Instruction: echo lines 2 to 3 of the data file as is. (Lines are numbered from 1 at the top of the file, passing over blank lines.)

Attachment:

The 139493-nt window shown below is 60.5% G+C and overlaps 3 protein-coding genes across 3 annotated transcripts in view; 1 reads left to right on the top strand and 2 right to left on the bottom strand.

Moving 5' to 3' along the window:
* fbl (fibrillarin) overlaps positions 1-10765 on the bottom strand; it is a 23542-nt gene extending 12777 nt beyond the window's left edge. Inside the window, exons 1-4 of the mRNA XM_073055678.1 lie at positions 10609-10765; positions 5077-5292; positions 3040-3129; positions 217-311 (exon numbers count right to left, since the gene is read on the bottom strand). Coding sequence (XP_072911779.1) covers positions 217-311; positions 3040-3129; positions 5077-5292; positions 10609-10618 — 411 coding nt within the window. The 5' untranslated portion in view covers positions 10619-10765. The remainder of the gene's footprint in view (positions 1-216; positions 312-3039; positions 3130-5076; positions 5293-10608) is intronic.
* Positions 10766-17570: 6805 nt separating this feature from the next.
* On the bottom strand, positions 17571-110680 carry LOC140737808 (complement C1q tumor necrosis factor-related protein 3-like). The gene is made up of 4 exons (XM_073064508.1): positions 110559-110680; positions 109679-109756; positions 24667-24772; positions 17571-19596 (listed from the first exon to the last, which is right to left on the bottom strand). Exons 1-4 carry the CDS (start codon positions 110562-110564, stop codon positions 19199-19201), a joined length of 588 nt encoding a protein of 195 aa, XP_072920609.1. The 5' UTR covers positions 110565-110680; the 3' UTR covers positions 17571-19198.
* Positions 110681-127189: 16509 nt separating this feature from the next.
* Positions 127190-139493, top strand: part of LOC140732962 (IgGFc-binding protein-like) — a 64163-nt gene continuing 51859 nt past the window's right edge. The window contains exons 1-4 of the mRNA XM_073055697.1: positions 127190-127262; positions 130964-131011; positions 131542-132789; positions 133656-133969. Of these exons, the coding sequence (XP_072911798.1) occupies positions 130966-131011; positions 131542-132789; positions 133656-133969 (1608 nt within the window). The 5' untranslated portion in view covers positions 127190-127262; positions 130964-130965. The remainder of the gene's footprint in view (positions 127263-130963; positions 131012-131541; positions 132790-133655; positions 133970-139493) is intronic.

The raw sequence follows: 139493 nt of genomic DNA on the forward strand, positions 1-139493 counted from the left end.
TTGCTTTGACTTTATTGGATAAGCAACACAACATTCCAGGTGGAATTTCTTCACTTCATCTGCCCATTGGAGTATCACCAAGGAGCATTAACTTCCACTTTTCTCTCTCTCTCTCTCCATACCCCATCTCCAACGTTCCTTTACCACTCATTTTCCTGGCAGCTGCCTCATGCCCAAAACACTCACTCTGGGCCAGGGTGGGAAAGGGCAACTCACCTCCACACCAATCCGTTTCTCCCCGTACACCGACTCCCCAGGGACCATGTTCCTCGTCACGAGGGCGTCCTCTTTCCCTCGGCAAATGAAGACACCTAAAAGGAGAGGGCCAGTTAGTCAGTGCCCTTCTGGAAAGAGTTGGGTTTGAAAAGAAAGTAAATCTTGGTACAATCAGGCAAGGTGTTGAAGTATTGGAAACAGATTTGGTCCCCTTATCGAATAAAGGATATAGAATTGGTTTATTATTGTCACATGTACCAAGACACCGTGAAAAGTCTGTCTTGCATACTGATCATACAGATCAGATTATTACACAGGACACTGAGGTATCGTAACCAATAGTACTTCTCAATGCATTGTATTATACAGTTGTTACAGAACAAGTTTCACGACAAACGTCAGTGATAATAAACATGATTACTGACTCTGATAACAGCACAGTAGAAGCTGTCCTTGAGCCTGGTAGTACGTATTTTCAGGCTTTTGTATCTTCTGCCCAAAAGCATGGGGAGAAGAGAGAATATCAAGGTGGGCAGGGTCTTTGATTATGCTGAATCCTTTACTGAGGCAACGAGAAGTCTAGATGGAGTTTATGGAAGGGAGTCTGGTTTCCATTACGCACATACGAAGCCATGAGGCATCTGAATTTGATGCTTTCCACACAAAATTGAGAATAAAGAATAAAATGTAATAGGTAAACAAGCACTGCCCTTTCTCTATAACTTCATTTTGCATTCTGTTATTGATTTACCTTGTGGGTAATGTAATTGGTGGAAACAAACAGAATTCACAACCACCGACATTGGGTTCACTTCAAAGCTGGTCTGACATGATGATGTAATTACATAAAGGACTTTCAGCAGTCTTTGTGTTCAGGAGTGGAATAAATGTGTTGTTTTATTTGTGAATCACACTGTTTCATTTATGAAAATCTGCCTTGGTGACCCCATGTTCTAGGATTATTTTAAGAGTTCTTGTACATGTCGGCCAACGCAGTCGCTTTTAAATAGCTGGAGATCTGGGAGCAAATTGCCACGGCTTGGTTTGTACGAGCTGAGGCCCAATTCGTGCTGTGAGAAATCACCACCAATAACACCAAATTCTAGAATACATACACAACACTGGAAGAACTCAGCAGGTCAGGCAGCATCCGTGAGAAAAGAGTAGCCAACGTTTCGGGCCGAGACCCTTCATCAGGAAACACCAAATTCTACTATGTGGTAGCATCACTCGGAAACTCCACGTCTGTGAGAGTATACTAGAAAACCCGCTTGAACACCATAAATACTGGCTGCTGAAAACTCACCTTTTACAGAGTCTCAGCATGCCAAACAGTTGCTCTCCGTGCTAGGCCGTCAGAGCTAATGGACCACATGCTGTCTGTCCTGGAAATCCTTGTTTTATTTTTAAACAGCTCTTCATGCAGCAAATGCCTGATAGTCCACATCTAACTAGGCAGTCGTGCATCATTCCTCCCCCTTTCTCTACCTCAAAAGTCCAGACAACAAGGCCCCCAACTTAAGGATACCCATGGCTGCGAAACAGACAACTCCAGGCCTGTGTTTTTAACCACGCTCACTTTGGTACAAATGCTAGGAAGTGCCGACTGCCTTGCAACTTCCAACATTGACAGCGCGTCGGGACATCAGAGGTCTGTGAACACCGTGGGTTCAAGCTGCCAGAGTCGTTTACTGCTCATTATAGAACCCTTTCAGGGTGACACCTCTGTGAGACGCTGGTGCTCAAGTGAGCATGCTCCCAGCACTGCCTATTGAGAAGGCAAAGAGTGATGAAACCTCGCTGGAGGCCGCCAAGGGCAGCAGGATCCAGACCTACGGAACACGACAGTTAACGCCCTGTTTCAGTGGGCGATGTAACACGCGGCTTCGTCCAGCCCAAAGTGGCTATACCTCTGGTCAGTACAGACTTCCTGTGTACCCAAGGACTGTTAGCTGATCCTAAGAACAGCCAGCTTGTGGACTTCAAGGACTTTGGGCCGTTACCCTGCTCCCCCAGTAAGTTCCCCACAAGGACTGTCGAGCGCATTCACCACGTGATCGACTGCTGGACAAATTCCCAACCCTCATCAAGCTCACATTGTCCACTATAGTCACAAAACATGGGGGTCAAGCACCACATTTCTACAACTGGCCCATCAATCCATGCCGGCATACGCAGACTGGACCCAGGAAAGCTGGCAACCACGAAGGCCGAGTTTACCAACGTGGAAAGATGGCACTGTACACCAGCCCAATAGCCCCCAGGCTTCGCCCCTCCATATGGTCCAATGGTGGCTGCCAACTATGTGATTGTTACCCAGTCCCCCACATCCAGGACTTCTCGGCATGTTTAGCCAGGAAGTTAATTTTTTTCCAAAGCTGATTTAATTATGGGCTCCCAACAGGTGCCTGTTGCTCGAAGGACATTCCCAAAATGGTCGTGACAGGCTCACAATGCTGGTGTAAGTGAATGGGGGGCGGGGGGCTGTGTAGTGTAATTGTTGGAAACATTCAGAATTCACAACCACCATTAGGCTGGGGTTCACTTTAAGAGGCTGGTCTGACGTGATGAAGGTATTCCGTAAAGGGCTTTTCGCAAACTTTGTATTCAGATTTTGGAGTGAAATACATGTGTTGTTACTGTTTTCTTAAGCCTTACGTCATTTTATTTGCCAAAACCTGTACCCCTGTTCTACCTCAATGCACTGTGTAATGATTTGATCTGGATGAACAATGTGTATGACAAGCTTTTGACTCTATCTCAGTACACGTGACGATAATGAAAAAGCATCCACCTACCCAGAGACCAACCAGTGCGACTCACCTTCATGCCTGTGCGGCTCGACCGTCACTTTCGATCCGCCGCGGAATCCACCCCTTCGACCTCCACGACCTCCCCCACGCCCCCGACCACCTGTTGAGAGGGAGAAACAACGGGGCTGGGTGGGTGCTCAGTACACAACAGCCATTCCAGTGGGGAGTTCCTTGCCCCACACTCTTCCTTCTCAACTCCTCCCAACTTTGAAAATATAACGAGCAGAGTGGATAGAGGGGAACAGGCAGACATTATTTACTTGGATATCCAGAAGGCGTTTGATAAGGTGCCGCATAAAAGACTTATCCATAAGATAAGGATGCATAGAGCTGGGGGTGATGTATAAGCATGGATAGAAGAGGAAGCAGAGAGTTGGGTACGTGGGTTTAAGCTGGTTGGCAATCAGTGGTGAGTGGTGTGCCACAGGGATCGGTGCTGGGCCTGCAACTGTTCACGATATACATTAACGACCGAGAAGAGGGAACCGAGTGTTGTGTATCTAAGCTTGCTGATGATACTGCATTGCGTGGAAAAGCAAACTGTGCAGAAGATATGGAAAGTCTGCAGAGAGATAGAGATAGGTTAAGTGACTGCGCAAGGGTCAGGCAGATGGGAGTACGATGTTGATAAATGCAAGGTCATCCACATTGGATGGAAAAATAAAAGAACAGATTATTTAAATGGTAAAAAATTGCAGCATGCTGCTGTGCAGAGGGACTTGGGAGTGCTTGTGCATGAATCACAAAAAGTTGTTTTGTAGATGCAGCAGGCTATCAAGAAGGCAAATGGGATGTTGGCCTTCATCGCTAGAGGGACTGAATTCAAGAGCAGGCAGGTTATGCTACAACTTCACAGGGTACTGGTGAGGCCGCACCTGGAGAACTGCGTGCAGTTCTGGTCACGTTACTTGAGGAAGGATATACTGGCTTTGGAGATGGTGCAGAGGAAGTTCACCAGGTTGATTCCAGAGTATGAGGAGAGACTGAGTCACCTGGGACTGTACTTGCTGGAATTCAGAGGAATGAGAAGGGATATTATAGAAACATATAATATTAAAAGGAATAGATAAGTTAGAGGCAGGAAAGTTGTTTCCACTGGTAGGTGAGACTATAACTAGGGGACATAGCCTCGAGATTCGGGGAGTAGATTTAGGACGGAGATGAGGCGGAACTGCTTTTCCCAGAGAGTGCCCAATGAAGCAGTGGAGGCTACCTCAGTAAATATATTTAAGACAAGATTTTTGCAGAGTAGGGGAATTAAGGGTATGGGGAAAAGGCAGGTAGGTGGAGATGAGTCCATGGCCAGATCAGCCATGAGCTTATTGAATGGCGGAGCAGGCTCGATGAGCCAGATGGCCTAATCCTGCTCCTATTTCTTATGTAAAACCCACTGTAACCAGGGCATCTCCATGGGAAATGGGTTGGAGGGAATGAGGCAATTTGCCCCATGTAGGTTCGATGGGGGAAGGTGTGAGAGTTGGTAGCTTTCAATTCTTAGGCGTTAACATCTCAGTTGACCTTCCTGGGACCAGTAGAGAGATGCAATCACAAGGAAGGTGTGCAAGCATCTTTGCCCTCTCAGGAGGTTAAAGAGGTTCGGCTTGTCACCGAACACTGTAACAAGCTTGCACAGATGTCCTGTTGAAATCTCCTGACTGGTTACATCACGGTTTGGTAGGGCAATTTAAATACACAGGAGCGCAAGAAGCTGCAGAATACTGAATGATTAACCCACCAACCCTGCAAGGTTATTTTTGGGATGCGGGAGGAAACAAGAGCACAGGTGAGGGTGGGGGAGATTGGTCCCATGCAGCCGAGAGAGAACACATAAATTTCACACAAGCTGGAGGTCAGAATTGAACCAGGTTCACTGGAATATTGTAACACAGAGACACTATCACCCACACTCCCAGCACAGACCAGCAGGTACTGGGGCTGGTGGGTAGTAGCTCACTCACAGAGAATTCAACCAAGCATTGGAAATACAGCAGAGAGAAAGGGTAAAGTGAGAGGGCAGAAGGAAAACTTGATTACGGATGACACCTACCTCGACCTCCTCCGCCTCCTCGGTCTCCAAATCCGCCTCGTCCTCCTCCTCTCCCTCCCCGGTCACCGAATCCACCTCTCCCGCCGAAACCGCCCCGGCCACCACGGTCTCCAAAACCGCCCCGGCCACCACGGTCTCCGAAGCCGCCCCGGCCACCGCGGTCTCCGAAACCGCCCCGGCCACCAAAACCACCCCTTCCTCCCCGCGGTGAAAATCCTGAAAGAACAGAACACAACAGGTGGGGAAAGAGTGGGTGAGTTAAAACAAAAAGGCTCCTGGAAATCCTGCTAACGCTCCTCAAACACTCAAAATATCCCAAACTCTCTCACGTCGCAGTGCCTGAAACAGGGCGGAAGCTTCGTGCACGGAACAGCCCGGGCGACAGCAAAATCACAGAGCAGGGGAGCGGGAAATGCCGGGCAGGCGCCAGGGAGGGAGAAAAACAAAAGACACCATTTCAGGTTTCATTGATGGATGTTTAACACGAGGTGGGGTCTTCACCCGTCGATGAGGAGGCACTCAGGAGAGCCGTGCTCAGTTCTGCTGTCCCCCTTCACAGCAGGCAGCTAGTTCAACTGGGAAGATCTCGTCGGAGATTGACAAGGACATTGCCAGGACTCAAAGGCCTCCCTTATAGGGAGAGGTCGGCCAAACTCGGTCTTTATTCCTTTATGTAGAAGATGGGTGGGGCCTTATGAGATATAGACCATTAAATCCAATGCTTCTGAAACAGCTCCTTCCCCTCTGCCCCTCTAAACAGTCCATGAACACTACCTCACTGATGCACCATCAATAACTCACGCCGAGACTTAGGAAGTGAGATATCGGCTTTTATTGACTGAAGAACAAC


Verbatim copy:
Moving 5' to 3' along the window:
* fbl (fibrillarin) overlaps positions 1-10765 on the bottom strand; it is a 23542-nt gene extending 12777 nt beyond the window's left edge. Inside the window, exons 1-4 of the mRNA XM_073055678.1 lie at positions 10609-10765; positions 5077-5292; positions 3040-3129; positions 217-311 (exon numbers count right to left, since the gene is read on the bottom strand). Coding sequence (XP_072911779.1) covers positions 217-311; positions 3040-3129; positions 5077-5292; positions 10609-10618 — 411 coding nt within the window. The 5' untranslated portion in view covers positions 10619-10765. The remainder of the gene's footprint in view (positions 1-216; positions 312-3039; positions 3130-5076; positions 5293-10608) is intronic.